Deputy Transport Minister Chadchart Sittiphan expects better returns from the four routes than from more distant provinces, which have less dense populations.

"Japan also agrees with the option to link Bangkok with nearby provinces," said Mr Chadchart after meeting Akihiko Tamura, senior deputy director-general of the Railway Bureau, an agency in Japan's Land, Infrastructure, Transport and Tourism Ministry.

The government had earlier invited Japan and China to conduct feasibility studies on high-speed train projects in Thailand and Tokyo has expressed interest in being involved in construction.

The Transport Ministry plans to draft the terms of reference for the four projects in the next six or seven months and will then invite construction firms, in and outside Thailand, to submit bids.

Japan and China will have greater advantages than other competitors because they have conducted feasibility studies, Mr Chadchart said.

Japan has finished a study on a Bangkok-Chiang Mai route and concluded the project would not yield strong returns.

The findings did not surprise Mr Chadchart. Such a prospect is not unusual because most electric train projects cannot expect large revenues only from ticket sales.

In Japan, railway operators need to earn additional money from other commercial development done in parallel with rail services.

Mr Chadchart said Thailand would use Japan, which is well known for its Shinkansen high-speed trains, as a model for the country's first high-speed trains.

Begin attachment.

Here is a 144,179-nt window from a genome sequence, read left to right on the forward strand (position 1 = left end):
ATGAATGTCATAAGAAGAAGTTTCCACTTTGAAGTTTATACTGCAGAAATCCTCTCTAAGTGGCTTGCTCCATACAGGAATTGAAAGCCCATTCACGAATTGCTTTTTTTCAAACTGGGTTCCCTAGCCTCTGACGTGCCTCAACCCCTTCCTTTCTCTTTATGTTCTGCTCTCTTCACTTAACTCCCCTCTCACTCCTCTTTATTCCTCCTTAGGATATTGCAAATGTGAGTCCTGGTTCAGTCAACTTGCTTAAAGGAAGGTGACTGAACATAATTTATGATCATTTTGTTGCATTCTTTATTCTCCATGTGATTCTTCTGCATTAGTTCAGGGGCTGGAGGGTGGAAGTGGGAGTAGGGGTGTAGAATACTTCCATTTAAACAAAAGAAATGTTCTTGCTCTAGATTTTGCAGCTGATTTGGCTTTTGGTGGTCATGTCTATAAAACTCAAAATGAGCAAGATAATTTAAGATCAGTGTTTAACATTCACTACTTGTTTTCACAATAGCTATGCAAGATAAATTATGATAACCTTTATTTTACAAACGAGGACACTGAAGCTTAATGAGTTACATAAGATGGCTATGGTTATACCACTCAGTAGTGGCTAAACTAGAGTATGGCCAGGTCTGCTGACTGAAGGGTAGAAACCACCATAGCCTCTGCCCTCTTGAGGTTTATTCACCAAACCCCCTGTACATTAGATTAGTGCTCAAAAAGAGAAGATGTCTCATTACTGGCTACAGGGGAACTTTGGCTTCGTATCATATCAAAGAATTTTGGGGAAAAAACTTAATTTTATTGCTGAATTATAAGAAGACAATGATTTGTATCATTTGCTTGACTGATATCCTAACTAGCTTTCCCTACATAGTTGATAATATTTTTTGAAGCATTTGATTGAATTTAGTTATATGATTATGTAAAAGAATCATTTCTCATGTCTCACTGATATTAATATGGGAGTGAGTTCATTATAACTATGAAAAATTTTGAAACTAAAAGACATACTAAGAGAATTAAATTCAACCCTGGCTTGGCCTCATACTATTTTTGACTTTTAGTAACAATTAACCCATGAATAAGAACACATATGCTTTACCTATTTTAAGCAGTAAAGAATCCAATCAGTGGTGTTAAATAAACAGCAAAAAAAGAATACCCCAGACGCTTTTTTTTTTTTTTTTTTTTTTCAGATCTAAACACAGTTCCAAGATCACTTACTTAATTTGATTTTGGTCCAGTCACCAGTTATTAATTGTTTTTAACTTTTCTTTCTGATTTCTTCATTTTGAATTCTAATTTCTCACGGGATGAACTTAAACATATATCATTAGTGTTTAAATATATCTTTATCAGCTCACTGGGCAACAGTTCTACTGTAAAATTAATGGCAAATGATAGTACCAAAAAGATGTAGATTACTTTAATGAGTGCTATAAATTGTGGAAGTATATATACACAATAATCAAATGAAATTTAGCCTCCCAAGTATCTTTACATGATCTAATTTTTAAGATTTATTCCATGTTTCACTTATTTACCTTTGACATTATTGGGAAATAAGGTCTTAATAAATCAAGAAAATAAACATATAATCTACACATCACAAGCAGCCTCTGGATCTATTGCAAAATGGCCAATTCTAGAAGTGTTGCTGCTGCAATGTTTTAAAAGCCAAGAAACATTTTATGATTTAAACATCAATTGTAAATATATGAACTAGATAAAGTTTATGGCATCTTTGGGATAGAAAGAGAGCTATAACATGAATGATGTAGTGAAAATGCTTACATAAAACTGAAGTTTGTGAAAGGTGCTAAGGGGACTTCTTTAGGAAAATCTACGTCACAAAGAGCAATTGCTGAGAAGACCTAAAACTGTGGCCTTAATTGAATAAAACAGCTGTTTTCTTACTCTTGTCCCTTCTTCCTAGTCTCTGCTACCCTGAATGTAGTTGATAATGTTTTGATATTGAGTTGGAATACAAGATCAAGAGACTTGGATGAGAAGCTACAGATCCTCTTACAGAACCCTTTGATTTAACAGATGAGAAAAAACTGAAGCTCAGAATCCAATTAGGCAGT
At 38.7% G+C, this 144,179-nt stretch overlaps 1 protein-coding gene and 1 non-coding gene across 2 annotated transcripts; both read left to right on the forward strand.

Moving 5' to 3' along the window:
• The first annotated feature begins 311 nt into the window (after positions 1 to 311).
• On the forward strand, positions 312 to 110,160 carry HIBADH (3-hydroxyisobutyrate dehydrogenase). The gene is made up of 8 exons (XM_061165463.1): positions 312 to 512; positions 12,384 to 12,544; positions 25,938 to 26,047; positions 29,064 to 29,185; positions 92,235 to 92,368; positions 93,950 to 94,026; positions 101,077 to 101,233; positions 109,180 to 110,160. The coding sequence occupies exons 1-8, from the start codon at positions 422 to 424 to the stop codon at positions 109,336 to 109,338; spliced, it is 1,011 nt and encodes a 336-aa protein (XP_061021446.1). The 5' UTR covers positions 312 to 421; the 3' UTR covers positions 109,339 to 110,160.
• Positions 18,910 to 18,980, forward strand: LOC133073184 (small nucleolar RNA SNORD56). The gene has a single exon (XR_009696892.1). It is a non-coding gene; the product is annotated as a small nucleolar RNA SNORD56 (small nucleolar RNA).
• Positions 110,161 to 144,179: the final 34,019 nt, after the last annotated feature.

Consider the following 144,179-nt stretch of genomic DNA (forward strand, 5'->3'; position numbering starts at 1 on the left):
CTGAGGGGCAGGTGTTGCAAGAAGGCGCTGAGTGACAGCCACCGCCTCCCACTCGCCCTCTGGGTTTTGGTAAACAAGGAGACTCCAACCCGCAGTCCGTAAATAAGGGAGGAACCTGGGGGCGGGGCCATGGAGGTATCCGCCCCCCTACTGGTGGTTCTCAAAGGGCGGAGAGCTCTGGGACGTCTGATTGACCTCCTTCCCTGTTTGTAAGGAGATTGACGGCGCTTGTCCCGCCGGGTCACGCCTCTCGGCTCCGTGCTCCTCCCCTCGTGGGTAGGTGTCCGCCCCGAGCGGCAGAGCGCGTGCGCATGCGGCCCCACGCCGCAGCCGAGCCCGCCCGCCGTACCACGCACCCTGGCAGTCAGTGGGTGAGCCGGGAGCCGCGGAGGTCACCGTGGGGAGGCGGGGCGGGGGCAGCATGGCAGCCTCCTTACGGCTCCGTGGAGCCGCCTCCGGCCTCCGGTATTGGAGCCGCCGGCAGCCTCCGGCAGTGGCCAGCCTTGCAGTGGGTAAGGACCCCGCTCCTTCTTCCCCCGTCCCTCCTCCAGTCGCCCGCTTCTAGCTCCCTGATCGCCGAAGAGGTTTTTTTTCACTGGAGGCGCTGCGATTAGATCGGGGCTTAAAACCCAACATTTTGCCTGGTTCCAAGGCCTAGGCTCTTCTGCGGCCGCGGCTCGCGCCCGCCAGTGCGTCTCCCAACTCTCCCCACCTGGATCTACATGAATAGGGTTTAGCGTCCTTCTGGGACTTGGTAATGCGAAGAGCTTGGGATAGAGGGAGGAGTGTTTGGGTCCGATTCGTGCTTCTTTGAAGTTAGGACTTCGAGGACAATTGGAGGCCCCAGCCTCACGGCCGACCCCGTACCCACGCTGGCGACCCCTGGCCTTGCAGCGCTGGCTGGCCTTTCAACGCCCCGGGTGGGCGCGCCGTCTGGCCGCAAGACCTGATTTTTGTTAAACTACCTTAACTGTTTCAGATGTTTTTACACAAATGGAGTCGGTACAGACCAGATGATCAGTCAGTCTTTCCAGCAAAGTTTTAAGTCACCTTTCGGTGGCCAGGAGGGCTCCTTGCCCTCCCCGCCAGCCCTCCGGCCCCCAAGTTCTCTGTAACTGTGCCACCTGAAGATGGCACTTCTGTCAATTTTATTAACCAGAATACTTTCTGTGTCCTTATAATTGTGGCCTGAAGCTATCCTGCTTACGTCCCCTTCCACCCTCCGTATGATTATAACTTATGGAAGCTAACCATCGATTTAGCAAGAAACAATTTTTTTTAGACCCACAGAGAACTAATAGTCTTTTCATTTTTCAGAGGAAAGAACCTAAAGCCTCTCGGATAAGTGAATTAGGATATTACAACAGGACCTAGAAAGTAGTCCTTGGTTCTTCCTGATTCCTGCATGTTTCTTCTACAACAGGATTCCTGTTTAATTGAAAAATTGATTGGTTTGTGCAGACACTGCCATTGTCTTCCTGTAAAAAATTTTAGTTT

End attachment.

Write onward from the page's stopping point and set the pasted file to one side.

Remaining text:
The government will invest in the rail system and plans to have private companies run the trains and pay fees for using the tracks.

"Initially we want trains that can travel at speeds of at least 250km/h," he added. "Thailand doesn't need very high speed."

The Shinkansen train's speeds range from 240-300 km/h.

http://www.bangkokpost.com/news/tran...-for-next-year
good news
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Old July 10th, 2012, 06:48 PM   #192
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Cabinet approves 106km double-track railway in eastern route

BANGKOK, July 10 – The Thai Cabinet on Tuesday approved the State Railway of Thailand (SRT) project to build 106km of double-track railway from Chachoensao to Saraburi, according to deputy government spokesperson Pakdiharn Himathongkham.

Apart from the 106km double-track, the Cabinet endorsed building rail bypasses at three railway junctions in Chachoengsao, Saraburi and Ayutthaya with the 2013-2016 budget of Bt10.63 billion, set aside from both projects.